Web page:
Howard Robard Hughes, Jr. (December 24, 1905 – April 7, 1976) was an American business magnate, investor, aviator, engineer, film producer, director, and philanthropist. He was one of the wealthiest people in the world. He gained prominence from the late 1920s as a maverick film producer, making big-budget and often controversial films like The Racket (1928), Hell’s Angels (1930), Scarface (1932), and The Outlaw (1943). Hughes was one of the most influential aviators in history; he set multiple world air-speed records, built the Hughes H-1 Racer and H-4 “Hercules” (better known to history as the “Spruce Goose”) aircraft, and acquired and expanded Trans World Airlines which would later on merge with American Airlines. Hughes is also remembered for his eccentric behavior and reclusive lifestyle in later life, caused in part by a worsening obsessive–compulsive disorder. His legacy is maintained through the Howard Hughes Medical Institute.
Hughes was a lifelong aircraft enthusiast and pilot. At Rogers Airport in Los Angeles, he learned to fly from pioneer aviators, including Moye Stephens. He set many world records and commissioned the construction of custom aircraft to be built for himself while heading Hughes Aircraft at the airport in Glendale. Operating from there, the most technologically important aircraft he commissioned was the Hughes H-1 Racer. On September 13, 1935, Hughes, flying the H-1, set the landplane airspeed record of 352 mph (566 km/h) over his test course near Santa Ana, California (Giuseppe Motta reached 362 mph in 1929 and George Stainforth reached 407.5 mph in 1931, both in seaplanes). A year and a half later, on January 19, 1937, flying a redesigned H-1 Racer featuring extended wings, Hughes set a new transcontinental airspeed record by flying non-stop from Los Angeles to Newark in 7 hours, 28 minutes and 25 seconds (beating his own previous record of 9 hours, 27 minutes). His average ground speed over the flight was 322 mph (518 km/h).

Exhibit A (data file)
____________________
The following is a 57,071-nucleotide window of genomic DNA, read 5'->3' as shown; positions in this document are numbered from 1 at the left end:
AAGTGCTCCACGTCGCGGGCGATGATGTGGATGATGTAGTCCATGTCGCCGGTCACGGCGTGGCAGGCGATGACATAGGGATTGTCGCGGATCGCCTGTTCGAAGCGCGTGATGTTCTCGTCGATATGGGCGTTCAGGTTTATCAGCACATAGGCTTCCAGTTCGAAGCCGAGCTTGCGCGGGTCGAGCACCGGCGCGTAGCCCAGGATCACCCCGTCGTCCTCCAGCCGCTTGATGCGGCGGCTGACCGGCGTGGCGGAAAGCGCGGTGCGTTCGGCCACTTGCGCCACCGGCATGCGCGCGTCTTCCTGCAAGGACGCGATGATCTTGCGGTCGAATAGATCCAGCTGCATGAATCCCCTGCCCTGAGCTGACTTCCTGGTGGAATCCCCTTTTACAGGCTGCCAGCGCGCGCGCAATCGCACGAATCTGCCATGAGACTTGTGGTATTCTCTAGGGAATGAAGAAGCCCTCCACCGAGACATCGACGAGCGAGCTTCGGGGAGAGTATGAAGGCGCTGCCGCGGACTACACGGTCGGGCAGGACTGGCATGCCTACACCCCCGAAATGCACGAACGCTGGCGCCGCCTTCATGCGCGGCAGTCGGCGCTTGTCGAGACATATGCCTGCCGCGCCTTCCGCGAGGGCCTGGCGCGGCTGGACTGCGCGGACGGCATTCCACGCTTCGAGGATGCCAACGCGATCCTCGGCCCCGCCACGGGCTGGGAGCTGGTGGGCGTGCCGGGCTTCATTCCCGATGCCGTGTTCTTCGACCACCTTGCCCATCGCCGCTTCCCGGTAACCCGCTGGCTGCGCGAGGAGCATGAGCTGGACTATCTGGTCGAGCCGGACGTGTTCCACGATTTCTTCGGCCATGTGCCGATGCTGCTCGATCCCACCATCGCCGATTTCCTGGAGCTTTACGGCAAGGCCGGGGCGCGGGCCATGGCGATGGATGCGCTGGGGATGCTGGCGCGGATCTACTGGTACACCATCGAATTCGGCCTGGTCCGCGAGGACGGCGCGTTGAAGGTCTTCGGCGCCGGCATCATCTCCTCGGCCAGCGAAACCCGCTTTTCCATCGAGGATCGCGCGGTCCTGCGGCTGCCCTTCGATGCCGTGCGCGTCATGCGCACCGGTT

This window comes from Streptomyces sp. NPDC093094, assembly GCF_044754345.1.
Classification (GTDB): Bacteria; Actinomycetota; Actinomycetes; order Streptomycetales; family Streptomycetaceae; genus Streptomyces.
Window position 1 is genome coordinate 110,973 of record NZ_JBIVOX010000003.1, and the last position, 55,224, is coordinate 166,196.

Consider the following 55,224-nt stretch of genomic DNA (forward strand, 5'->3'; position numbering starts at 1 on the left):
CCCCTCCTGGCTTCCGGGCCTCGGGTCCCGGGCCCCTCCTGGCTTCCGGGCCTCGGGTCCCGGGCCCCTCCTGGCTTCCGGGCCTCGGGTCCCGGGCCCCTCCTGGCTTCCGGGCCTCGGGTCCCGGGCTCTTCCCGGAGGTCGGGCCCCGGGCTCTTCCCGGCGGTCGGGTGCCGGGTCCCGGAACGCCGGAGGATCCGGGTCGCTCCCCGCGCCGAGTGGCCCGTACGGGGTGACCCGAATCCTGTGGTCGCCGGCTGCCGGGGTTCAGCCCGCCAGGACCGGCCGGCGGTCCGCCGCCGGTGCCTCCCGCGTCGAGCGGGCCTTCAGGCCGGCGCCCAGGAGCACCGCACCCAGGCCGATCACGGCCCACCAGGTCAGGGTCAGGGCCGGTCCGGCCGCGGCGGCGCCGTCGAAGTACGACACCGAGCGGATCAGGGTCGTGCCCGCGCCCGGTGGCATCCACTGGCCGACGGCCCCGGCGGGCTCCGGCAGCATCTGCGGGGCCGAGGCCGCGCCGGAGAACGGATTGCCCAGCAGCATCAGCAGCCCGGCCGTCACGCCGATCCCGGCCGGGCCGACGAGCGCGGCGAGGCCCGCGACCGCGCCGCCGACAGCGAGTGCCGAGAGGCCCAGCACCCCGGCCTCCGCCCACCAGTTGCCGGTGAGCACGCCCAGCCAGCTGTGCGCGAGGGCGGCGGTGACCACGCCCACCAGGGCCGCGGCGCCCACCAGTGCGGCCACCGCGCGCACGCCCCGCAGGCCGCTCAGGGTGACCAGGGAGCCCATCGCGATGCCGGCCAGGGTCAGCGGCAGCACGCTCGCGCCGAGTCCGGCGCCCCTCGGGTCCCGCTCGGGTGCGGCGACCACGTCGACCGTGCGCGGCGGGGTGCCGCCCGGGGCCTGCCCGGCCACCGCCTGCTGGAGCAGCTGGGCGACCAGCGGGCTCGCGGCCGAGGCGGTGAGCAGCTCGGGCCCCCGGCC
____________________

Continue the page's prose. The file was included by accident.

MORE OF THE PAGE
The H-1 Racer featured a number of design innovations: it had retractable landing gear (as Boeing Monomail had five years before) and all rivets and joints set flush into the body of the aircraft to reduce drag. The H-1 Racer is thought to have influenced the design of a number of World War II fighters such as the Mitsubishi Zero, the Focke-Wulf Fw 190 and the F8F Bearcat; although that has never been reliably confirmed. The H-1 Racer was donated to the Smithsonian in 1975 and is on display at the National Air and Space Museum.
On July 10, 1938, Hughes set another record by completing a flight around the world in just 91 hours (3 days, 19 hours), beating the previous record by more than four hours. Taking off from New York City, he continued to Paris, Moscow, Omsk, Yakutsk, Fairbanks, Minneapolis, and continued to New York City. For this flight he flew a Lockheed Super Electra (a twin-engine transport with a four-man crew) fitted with all of the latest radio and navigational equipment. Hughes wanted the flight to be a triumph of technology, illustrating that safe, long-distance air travel was possible. In 1938, the William P. Hobby Airport in Houston, Texas, known at the time as Houston Municipal Airport, was re-named Howard Hughes Airport, but the name was changed back after people objected to naming the airport after a living person.
He also had a participated in the design and financing of both the Boeing 307 Stratoliner and Lockheed L-049 Constellation.
Hughes received many awards as an aviator, including the Harmon Trophy in 1936 and 1938, the Collier Trophy in 1938, the Octave Chanute Award in 1940, and a special Congressional Gold Medal in 1939 “in recognition of the achievements of Howard Hughes in advancing the science of aviation and thus bringing great credit to his country throughout the world.” According to his obituary in the New York Times, Hughes never bothered to come to Washington to pick up the Congressional Gold Medal. It was eventually mailed to him by President Harry S. Truman.